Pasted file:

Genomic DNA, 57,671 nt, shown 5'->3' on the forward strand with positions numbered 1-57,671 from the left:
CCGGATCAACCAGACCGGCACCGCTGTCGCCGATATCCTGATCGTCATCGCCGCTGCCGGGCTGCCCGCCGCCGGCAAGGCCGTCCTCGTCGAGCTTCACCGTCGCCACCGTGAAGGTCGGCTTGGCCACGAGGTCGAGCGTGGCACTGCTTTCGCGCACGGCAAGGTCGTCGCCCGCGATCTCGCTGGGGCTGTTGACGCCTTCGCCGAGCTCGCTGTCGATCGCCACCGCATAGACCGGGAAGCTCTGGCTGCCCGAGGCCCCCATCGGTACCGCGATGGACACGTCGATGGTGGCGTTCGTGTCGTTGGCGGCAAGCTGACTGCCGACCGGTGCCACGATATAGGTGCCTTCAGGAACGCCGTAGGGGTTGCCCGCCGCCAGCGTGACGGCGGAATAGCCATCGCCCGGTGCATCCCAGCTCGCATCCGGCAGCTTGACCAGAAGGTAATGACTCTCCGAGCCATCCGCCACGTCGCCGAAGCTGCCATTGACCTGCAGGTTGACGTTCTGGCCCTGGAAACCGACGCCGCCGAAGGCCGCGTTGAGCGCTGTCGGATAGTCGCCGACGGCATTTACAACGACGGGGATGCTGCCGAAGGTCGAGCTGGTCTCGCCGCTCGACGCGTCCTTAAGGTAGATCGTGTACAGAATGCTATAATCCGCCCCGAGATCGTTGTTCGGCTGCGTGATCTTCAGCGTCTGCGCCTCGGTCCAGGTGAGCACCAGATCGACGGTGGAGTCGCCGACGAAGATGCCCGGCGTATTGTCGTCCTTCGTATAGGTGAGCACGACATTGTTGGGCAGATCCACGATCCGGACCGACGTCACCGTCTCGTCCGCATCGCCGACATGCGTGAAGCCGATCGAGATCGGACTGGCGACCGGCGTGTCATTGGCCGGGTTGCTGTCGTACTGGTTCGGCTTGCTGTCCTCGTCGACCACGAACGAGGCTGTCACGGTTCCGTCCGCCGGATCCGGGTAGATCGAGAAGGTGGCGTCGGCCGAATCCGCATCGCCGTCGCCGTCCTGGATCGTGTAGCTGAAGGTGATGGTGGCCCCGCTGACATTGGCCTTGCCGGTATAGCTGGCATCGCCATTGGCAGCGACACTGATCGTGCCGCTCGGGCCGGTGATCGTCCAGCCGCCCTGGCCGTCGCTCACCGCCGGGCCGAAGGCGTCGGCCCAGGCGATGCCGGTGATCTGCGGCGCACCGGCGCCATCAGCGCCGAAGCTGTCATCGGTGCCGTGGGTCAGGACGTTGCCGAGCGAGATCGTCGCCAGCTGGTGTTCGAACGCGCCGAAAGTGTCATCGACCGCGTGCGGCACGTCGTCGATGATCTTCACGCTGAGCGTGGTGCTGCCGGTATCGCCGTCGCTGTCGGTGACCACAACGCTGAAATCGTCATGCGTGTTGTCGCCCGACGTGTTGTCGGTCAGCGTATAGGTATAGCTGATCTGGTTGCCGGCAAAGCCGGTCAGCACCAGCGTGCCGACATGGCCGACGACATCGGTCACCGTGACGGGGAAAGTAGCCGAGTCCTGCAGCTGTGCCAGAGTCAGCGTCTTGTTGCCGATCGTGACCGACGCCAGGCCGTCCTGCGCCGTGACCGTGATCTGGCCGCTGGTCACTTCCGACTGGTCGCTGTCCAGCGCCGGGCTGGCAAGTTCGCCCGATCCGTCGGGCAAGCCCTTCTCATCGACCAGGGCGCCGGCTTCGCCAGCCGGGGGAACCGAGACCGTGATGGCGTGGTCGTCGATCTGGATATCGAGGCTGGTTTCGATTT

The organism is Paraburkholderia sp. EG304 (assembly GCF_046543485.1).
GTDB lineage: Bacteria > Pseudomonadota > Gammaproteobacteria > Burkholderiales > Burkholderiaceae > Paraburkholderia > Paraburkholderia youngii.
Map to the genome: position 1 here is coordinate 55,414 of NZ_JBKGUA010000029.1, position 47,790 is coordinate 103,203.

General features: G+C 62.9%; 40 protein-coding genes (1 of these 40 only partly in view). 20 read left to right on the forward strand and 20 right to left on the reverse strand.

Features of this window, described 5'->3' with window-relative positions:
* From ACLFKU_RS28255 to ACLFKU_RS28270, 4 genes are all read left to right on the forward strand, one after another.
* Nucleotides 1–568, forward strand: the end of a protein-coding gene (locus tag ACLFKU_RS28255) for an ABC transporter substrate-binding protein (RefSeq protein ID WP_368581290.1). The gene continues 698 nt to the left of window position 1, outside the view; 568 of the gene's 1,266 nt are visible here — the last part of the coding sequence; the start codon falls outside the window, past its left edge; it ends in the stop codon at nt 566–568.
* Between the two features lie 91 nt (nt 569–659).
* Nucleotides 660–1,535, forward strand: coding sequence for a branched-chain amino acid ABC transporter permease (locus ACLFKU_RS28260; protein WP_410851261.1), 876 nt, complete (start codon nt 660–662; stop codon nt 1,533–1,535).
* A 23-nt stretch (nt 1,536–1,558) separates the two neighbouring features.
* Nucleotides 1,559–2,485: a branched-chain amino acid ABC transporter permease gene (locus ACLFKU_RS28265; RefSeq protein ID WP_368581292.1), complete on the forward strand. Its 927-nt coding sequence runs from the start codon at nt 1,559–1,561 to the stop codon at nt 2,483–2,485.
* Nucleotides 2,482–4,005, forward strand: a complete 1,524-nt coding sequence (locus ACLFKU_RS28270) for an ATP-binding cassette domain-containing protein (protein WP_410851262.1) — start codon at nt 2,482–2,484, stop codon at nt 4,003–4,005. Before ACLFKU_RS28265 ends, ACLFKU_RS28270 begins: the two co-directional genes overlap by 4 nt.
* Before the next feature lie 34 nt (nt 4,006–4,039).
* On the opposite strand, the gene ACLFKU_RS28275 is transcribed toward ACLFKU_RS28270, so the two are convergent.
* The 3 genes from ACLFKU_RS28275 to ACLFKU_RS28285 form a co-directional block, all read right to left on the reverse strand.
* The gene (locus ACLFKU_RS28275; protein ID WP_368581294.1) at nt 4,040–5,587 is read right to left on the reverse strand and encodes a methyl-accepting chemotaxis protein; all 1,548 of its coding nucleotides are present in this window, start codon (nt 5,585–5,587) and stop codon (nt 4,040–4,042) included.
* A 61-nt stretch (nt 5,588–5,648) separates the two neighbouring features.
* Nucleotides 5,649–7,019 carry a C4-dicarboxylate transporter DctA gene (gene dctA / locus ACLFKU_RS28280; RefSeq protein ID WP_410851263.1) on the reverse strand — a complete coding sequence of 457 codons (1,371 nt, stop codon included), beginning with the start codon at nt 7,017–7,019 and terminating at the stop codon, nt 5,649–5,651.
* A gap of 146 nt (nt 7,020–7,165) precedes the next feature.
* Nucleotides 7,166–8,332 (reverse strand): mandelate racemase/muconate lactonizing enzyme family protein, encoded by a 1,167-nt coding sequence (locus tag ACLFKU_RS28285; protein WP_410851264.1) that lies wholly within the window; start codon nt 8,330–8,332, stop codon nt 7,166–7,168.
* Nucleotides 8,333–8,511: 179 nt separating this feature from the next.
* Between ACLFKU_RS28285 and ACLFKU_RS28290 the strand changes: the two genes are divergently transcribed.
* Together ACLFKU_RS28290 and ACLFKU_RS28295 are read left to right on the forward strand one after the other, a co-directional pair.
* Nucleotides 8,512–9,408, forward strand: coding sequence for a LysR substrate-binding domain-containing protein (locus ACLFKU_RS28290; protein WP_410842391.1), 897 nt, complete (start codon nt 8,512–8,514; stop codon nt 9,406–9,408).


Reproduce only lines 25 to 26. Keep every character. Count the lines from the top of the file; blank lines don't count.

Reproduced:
* Together ACLFKU_RS28290 and ACLFKU_RS28295 are read left to right on the forward strand one after the other, a co-directional pair.
* Nucleotides 8,512–9,408, forward strand: coding sequence for a LysR substrate-binding domain-containing protein (locus ACLFKU_RS28290; protein WP_410842391.1), 897 nt, complete (start codon nt 8,512–8,514; stop codon nt 9,406–9,408).